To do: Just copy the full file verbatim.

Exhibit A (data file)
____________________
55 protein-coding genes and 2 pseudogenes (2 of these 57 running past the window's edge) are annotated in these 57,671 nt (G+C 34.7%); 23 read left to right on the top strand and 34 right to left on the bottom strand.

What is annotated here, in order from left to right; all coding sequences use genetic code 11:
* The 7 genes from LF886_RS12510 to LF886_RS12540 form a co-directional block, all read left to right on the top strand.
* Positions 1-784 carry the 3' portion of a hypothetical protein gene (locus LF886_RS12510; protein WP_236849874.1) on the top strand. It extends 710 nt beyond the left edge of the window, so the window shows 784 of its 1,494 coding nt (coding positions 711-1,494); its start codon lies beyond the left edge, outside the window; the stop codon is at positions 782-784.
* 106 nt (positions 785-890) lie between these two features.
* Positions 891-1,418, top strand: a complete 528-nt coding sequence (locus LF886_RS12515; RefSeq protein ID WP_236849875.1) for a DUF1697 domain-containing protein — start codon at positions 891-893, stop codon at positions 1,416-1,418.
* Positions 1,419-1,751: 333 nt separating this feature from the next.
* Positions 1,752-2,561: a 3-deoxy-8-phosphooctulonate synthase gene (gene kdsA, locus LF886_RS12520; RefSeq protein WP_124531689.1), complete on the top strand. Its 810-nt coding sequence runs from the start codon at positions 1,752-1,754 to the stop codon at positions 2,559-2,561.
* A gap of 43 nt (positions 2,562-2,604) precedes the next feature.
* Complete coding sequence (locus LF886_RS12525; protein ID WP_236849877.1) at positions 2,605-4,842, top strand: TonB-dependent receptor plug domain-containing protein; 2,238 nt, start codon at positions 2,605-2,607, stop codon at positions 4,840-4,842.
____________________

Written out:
55 protein-coding genes and 2 pseudogenes (2 of these 57 running past the window's edge) are annotated in these 57,671 nt (G+C 34.7%); 23 read left to right on the top strand and 34 right to left on the bottom strand.

What is annotated here, in order from left to right; all coding sequences use genetic code 11:
* The 7 genes from LF886_RS12510 to LF886_RS12540 form a co-directional block, all read left to right on the top strand.
* Positions 1-784 carry the 3' portion of a hypothetical protein gene (locus LF886_RS12510; protein WP_236849874.1) on the top strand. It extends 710 nt beyond the left edge of the window, so the window shows 784 of its 1,494 coding nt (coding positions 711-1,494); its start codon lies beyond the left edge, outside the window; the stop codon is at positions 782-784.
* 106 nt (positions 785-890) lie between these two features.
* Positions 891-1,418, top strand: a complete 528-nt coding sequence (locus LF886_RS12515; RefSeq protein ID WP_236849875.1) for a DUF1697 domain-containing protein — start codon at positions 891-893, stop codon at positions 1,416-1,418.
* Positions 1,419-1,751: 333 nt separating this feature from the next.
* Positions 1,752-2,561: a 3-deoxy-8-phosphooctulonate synthase gene (gene kdsA, locus LF886_RS12520; RefSeq protein WP_124531689.1), complete on the top strand. Its 810-nt coding sequence runs from the start codon at positions 1,752-1,754 to the stop codon at positions 2,559-2,561.
* A gap of 43 nt (positions 2,562-2,604) precedes the next feature.
* Complete coding sequence (locus LF886_RS12525; protein ID WP_236849877.1) at positions 2,605-4,842, top strand: TonB-dependent receptor plug domain-containing protein; 2,238 nt, start codon at positions 2,605-2,607, stop codon at positions 4,840-4,842.